Emerson's Literary Criticism
Ralph Waldo Emerson has always fascinated students of criticism and of American literature and thought. Emerson& ’ s Literary Criticism supplies the continuing need for an anthology. This collection brings together Emerson& ’ s literary criticism from a wide variety of sources. Eric W. Carlson has culled both the major statements of Emerson's critical principles and many secondary observations that illuminate them. Here are more than sixty selections on thirty-five critical topics. Headnotes provide valuable background. Carlson relates Emerson& ’ s critical principles to his philosophy, social thought, and literary milieu, and also to biographical details. Intended for the student as well as the researcher, this book amply illustrates Alfred Kazin's contention that Ralph Waldo Emerson was "one of the shrewdest critics who ever lived."
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I saw a hand whose beauty seemed to me to express Hope and Purity , and as
that hand goes working , grasping , beckoning on , in the daily life of its owner ,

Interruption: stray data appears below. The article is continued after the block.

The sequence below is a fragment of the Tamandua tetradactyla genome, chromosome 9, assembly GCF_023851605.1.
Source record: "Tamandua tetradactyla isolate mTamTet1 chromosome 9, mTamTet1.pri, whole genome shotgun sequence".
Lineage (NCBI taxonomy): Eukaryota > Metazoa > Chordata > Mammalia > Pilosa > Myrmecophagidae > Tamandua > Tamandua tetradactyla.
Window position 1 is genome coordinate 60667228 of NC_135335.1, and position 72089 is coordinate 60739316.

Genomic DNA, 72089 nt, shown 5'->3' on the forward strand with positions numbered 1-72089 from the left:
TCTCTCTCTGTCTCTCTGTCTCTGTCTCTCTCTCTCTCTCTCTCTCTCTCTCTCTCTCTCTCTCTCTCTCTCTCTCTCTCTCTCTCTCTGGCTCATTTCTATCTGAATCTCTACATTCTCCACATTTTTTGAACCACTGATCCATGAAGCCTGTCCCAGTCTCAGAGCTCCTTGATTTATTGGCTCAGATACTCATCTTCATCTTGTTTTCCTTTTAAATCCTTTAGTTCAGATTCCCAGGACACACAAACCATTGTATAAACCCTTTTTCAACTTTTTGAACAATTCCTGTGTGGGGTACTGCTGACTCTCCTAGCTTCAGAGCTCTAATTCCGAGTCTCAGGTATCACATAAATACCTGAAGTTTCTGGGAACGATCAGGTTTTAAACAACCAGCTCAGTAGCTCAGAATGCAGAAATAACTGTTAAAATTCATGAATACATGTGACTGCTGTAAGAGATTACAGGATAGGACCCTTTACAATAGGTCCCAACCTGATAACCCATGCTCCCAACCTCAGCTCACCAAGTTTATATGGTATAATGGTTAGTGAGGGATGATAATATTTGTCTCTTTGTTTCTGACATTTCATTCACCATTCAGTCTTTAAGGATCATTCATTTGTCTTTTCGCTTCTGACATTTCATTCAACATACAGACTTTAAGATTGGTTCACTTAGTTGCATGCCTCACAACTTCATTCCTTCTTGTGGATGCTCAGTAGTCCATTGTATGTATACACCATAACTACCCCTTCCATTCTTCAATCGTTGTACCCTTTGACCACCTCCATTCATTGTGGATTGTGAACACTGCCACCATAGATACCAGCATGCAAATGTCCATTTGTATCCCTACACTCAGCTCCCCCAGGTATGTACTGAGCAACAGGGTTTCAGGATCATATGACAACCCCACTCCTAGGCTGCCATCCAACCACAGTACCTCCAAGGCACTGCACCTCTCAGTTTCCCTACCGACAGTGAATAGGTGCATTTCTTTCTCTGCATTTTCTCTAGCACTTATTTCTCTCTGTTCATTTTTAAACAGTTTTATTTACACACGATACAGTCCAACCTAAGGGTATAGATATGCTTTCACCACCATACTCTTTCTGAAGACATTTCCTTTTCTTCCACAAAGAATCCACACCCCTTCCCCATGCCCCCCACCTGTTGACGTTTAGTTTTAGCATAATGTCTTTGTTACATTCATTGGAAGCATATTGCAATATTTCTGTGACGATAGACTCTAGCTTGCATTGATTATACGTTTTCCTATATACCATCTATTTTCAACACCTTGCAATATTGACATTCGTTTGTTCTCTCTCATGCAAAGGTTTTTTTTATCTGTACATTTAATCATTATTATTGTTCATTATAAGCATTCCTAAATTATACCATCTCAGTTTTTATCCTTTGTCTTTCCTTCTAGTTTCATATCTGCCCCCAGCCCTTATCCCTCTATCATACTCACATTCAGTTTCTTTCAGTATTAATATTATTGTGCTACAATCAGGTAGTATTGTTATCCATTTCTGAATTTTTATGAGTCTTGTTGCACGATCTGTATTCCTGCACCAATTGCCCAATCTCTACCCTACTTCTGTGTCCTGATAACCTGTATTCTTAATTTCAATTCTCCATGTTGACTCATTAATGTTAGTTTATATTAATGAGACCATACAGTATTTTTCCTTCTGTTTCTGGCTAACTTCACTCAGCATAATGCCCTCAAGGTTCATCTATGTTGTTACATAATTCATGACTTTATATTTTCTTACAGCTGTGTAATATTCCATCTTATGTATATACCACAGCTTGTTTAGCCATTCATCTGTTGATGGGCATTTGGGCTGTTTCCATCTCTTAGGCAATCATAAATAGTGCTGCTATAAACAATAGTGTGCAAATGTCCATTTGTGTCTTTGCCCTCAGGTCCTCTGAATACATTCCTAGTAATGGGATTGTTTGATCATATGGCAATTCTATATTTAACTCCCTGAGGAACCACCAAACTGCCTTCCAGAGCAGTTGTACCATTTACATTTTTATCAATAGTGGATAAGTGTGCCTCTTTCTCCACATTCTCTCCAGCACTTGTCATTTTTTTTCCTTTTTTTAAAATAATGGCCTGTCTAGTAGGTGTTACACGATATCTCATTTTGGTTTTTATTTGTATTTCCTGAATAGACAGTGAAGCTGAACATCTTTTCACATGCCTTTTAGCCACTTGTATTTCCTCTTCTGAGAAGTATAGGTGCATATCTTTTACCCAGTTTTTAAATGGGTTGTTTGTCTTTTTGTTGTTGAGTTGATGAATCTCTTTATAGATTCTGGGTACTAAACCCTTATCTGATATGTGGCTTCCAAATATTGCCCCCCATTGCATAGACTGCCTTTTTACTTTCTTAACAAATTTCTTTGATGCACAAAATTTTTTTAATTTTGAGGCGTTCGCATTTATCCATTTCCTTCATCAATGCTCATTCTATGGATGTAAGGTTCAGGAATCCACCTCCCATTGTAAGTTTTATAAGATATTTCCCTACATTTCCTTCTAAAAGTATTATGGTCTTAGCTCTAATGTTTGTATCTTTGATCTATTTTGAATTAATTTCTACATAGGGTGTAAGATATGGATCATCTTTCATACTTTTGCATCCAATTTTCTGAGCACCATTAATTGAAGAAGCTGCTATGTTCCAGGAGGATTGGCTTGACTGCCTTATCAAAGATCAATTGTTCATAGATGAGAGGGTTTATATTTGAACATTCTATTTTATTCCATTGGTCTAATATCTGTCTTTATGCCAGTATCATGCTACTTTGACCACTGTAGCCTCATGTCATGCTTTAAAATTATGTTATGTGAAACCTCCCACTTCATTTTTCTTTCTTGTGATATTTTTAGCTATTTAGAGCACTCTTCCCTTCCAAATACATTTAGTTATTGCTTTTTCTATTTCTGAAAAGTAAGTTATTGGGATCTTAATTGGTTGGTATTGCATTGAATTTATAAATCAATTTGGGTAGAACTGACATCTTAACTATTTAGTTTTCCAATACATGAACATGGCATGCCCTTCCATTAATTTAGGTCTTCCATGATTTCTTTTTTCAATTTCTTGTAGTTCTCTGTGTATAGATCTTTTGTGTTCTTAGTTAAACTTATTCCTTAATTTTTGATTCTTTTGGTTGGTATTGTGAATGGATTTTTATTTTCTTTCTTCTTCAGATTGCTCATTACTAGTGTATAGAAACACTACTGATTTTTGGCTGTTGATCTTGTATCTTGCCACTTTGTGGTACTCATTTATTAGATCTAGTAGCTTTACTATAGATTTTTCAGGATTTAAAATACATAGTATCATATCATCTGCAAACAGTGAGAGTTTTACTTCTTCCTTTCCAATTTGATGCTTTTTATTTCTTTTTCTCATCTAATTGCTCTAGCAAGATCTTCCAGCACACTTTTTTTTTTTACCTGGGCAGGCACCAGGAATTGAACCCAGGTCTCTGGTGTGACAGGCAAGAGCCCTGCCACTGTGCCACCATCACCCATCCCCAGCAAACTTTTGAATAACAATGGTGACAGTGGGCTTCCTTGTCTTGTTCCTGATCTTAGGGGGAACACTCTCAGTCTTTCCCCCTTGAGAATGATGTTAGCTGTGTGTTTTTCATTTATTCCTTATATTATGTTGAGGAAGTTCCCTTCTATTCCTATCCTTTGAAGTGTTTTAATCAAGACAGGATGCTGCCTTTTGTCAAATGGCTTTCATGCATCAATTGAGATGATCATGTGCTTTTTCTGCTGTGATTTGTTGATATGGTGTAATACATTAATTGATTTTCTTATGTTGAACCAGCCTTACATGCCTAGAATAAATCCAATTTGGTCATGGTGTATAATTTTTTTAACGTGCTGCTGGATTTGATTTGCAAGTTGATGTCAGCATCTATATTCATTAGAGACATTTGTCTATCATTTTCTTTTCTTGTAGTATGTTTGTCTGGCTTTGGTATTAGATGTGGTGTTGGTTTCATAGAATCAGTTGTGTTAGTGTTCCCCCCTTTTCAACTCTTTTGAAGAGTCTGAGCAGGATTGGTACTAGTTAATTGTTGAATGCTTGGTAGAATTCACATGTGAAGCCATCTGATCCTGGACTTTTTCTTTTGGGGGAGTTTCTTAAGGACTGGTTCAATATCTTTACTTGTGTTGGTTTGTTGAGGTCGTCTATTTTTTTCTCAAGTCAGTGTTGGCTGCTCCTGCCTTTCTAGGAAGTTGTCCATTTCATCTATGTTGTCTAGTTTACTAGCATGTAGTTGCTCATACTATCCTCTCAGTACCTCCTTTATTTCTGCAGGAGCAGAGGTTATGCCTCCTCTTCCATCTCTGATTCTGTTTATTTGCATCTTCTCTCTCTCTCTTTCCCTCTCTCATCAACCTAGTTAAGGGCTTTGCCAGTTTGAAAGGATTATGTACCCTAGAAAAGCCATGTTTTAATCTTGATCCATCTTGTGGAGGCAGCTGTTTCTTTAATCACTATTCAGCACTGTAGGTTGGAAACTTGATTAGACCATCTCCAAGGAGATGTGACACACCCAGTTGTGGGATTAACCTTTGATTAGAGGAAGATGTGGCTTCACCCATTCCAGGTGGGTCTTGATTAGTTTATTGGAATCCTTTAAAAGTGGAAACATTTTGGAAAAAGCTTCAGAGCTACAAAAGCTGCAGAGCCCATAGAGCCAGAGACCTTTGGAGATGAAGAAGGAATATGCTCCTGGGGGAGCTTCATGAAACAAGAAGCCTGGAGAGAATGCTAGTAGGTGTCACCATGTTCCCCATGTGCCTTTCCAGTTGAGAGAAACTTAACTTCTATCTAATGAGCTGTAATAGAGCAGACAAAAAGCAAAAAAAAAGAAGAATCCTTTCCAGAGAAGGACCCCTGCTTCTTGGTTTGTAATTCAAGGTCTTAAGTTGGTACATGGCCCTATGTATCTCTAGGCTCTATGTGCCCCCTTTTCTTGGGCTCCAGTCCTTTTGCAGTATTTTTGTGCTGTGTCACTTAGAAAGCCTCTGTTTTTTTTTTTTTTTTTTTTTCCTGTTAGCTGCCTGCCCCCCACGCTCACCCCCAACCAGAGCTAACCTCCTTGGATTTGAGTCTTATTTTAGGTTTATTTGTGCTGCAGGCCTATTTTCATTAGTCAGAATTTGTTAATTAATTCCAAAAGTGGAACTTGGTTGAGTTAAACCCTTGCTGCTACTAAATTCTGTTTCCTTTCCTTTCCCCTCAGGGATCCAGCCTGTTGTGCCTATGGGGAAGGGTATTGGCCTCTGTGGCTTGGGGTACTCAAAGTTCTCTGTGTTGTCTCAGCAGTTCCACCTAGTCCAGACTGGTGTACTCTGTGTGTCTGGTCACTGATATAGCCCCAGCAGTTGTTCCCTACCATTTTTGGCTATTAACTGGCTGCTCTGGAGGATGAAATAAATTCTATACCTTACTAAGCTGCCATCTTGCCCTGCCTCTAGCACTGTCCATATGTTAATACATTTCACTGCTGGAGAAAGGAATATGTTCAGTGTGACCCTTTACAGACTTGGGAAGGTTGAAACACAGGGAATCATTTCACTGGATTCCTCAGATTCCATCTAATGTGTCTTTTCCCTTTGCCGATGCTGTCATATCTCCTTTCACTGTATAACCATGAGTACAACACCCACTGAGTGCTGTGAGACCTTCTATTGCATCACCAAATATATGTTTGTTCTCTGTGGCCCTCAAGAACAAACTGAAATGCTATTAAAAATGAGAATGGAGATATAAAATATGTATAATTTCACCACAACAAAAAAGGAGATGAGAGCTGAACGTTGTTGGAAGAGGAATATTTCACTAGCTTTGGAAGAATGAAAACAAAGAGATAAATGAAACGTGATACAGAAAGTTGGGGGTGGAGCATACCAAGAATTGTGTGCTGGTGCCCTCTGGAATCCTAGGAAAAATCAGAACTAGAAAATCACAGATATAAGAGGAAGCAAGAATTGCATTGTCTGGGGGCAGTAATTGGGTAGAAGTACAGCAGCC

some of this high virtue , I think , will pass out of it . [ W ] 69 . Ceremonies
10 Hands to hands , and feet to feet , In one body grooms and brides ; Eldest rite ,
two married sides In every mortal meet . ... Like the dancers ' ordered band ,
Thoughts come also hand in hand ; In equal couples mated , Or else alternated ...
He stands where all the eyes of men look one way , and their hands all point in
the direction in which he should go . The Church has reared him amidst rites and
pomps , and he carries out the advice which her music gave him , and builds a ...
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Emerson's literary criticismUser Review - Not Available - Book Verdict
Editor Carlson gathered this selection of Emerson's literary criticism in 1979. The great poet here ruminates on "Art as Experience," "The Creative Process," "Writers and Books," and more. Read full review